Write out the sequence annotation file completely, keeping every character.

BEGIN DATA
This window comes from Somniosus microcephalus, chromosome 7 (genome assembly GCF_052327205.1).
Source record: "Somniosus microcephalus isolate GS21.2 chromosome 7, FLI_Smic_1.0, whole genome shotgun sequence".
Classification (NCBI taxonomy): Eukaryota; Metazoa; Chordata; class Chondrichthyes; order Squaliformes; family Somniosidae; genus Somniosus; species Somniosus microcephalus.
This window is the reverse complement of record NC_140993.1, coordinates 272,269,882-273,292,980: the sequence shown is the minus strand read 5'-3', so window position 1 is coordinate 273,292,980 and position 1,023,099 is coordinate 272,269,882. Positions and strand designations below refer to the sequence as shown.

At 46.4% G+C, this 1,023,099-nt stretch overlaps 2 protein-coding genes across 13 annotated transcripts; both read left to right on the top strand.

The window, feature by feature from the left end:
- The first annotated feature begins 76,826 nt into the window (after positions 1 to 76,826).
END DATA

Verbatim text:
This window comes from Somniosus microcephalus, chromosome 7 (genome assembly GCF_052327205.1).
Source record: "Somniosus microcephalus isolate GS21.2 chromosome 7, FLI_Smic_1.0, whole genome shotgun sequence".
Classification (NCBI taxonomy): Eukaryota; Metazoa; Chordata; class Chondrichthyes; order Squaliformes; family Somniosidae; genus Somniosus; species Somniosus microcephalus.
This window is the reverse complement of record NC_140993.1, coordinates 272,269,882-273,292,980: the sequence shown is the minus strand read 5'-3', so window position 1 is coordinate 273,292,980 and position 1,023,099 is coordinate 272,269,882. Positions and strand designations below refer to the sequence as shown.

At 46.4% G+C, this 1,023,099-nt stretch overlaps 2 protein-coding genes across 13 annotated transcripts; both read left to right on the top strand.

The window, feature by feature from the left end:
- The first annotated feature begins 76,826 nt into the window (after positions 1 to 76,826).